John Puma: 26:59
So that was my, my little education for the day. I got to learn a little bit about darumas. Uh, which, uh, what up did you pull out?
Timothy Sullivan: 27:08
I didn’t pull out? a cup at all. I pulled out a juice
John Puma: 27:12
Timothy Sullivan: 27:14
So this is the Nihon. Sakari Onikoroshi shiboritate. This is a Nama Chozo Futsuushu. And this is from Hyogo Japan. Nihon Sakari is a very, very large brewery. They make many styles of sake and this is a juice box. I mean, there’s no other way to describe it. It is a juice box and it has a straw on the back as you would expect. And there’s a little foil spot on the top to stick the straw through. And you all know what I’m talking about. And this juice box is filled with futsushu namachozo,
John Puma: 27:53
Timothy Sullivan: 27:54
and it’s got a cute, it’s got a cute graphic label with some of the. Oni the ogres on the front and lots of Japanese writing. So really interesting. I’m super excited sometime in December to drink this special juice box.
John Puma: 28:10
Excellent. Excellent. That sounds great. That’s really cool. And again, this whole idea, I just love this concept of having a variety of different sakes to taste every day. That is, you know, when you’re buying, when you’re at home and you’re, you’re buying bottles of sake, you don’t really get to, unless you’re buying a ton of different bottles, you don’t get to have a lot of variety and one cups give you a variety.
Timothy Sullivan: 28:32
they sure do. And this goes perfectly with my new year’s resolution. I’m coming in strong with my new year’s resolution, which is to drink sake outside of my comfort zone. And I can see with a quick scan here that there’s some sakes in here that I may not purchase on my own, but now that I’ve got them, I’m going to drink them, try them and revisit them and see how my palate is changing and what I think of them. So I’m super excited for That
John Puma: 28:57
sounds great, Tim. and that was an excellent point about this being a great way to, to finish out your, your new year’s resolution. You’re sake revolution resolution nope. You’re sake revolution resolution. I had to, right. I had it right.
Timothy Sullivan: 29:13
yes. So, one more shout out to Namazake Paul, you can go to NamaZakePaul.com. That’s with a Z and the advent calendar is not for sale right. now, but check out his other listings, order some sake from Paul. And this time next year, you can have your own sake, advent calendar.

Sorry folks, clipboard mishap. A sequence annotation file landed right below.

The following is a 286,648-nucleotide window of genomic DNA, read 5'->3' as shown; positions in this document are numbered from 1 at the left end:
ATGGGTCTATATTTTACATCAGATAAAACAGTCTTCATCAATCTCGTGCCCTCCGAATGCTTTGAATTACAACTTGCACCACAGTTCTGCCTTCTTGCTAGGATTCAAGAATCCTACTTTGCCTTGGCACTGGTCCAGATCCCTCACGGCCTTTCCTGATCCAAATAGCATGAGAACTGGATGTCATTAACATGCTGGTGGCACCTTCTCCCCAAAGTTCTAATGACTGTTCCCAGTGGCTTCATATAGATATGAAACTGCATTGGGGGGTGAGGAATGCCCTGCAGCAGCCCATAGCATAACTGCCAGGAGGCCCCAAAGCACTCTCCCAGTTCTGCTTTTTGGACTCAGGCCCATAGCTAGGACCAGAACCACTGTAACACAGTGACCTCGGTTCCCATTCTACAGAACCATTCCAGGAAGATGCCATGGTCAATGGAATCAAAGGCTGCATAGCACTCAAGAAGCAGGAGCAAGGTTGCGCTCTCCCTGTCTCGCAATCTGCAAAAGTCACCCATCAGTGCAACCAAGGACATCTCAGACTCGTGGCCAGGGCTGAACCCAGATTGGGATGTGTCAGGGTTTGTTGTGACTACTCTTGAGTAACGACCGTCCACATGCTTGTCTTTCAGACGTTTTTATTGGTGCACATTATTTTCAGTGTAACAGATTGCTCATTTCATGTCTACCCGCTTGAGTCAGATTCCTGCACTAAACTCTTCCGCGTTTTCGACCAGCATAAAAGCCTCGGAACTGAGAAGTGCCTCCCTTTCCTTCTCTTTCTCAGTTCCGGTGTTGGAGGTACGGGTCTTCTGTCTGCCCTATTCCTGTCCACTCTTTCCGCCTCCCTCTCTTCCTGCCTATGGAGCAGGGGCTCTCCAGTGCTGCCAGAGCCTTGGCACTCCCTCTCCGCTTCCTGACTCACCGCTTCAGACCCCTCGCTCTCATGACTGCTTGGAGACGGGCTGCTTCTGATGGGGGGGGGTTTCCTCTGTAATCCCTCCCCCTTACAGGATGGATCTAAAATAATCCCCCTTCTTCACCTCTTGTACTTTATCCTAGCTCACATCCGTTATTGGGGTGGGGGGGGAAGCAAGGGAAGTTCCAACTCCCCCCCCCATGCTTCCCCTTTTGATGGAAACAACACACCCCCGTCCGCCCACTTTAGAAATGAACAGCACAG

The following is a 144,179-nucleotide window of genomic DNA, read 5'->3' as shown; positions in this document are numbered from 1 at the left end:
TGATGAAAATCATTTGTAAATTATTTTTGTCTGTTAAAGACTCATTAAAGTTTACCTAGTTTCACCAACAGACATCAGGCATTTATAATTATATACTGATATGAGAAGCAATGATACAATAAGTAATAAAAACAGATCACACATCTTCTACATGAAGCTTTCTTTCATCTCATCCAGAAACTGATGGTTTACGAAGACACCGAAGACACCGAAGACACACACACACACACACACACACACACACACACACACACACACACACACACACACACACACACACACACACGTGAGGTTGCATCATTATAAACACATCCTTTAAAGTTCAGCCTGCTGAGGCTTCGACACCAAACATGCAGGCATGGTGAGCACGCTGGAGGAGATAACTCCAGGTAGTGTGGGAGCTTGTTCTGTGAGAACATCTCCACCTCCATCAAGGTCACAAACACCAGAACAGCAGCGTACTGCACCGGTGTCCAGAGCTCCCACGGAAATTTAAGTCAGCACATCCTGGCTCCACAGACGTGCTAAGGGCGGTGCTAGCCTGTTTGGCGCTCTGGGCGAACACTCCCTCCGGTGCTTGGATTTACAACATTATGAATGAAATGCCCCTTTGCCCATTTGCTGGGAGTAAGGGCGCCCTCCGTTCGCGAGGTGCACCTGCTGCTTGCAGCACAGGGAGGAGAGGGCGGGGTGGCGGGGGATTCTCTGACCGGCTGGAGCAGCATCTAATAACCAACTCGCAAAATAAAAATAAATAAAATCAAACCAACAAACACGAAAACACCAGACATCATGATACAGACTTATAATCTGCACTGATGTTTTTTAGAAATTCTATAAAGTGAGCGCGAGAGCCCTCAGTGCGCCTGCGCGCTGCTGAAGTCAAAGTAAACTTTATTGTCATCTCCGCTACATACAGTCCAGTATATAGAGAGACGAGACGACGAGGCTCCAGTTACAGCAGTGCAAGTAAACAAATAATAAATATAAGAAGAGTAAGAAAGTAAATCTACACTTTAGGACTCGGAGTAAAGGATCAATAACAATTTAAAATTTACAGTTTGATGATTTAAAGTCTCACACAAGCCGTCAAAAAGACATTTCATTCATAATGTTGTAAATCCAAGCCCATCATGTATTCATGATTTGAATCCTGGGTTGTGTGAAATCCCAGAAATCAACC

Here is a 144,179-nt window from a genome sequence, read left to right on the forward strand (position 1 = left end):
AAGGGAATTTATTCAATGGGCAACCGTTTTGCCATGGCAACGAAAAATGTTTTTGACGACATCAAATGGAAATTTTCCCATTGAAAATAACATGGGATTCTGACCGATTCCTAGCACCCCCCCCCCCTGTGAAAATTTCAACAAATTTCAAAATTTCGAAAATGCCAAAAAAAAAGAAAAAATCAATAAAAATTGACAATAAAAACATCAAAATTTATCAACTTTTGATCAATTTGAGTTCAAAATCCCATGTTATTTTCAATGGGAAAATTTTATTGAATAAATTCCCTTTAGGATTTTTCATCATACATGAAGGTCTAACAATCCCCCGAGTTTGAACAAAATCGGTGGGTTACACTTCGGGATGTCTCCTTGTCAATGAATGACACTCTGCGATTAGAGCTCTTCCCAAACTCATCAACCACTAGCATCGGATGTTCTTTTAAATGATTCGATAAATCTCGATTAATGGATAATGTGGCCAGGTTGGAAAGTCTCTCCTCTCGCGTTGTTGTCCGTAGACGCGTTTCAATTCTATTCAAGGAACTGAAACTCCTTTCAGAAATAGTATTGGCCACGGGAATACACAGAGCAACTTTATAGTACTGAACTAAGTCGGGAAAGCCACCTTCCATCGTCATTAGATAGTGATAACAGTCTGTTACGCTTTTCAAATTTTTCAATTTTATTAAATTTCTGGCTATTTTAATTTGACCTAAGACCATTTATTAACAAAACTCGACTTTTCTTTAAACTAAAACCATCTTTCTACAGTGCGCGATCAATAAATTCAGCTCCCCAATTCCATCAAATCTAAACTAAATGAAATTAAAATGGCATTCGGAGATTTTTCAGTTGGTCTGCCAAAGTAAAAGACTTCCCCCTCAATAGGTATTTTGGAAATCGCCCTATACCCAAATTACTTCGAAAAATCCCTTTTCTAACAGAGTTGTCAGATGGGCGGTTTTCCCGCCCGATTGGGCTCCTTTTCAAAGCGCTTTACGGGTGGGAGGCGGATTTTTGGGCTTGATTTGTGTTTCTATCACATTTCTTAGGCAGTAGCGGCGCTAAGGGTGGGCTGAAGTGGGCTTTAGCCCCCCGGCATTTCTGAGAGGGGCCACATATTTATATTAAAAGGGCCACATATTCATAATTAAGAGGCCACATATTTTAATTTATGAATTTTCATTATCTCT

John Puma: 29:35
Timothy Sullivan: 29:36
This was fun. Did you enjoy tasting the cups
John Puma: 29:39
Yeah, it was a fun and educational. I got to learn that these cups, when you put the plastic cap back on them can actually be turned upside down. And I now know what a daruma is.
Timothy Sullivan: 29:50
right. Mission accomplished for today. All right. Well, John, great to taste with you and special. Thanks to all our listeners for tuning in. We really do hope that you’re enjoying our show. Now, if you would like to show your support for sake revolution, the best way to do that is to join our community on Patreon. We are a listener supported show, and we want to thank our Patreon supporters for being with us in 2021. And we look forward to a great year next year.
John Puma: 30:23
Yes. And do you know another great way to support us to Tim?
Timothy Sullivan: 30:27
John Puma: 30:27
brand new way?
Timothy Sullivan: 30:28
John Puma: 30:29
Yes, you can buy sake revolution t-shirts for the sake fan of sake nerd in your life. and you can get those over at SakeRevolution.com/shop currently. It’s just the one design, but there’ll be more to come. I’m sure.
Timothy Sullivan: 30:47
It’s a lonely t-shirt Right, now, but it’s there and it’s cool.
John Puma: 30:51
right. It’s a perfect stocking stuffer. I’ve been told. Yes. And, and we’ve, we have actually searched long and hard and gone through quite a few samples from different vendors, uh, until we actually settled on one that we were happy with. So I’m glad that we were able to get this going and get this, uh, the way we wanted it. So I’m really happy that we got to, uh, get to announce that today, uh, just in time for the holidays.
Timothy Sullivan: 31:18
John Puma: 31:21
Um, but. There’s even a third way to support us. And that is to leave us a review on your podcast platform of choice. Subscribe, tell your friends. Tell them where they can get t-shirts tell them about our Patreon that we can get at Patreon.com/SakeRevolution. just get the word out.
Timothy Sullivan: 31:41
And as always, if you would like to learn more about any of the topics, any of the sakes or any of the advent calendars we talked about in today’s episode, be sure to visit our website, SakeRevolution.com for all the detailed show notes.
John Puma: 31:56
And if you have sake questions that you need answered, we want to hear from you. reach out to us over at [email protected] So until next time, please remember to keep drinking sake, uh, Tim raise either one of your cups KANPAI!.
Timothy Sullivan: 32:19
Ho ho, ho Ho ho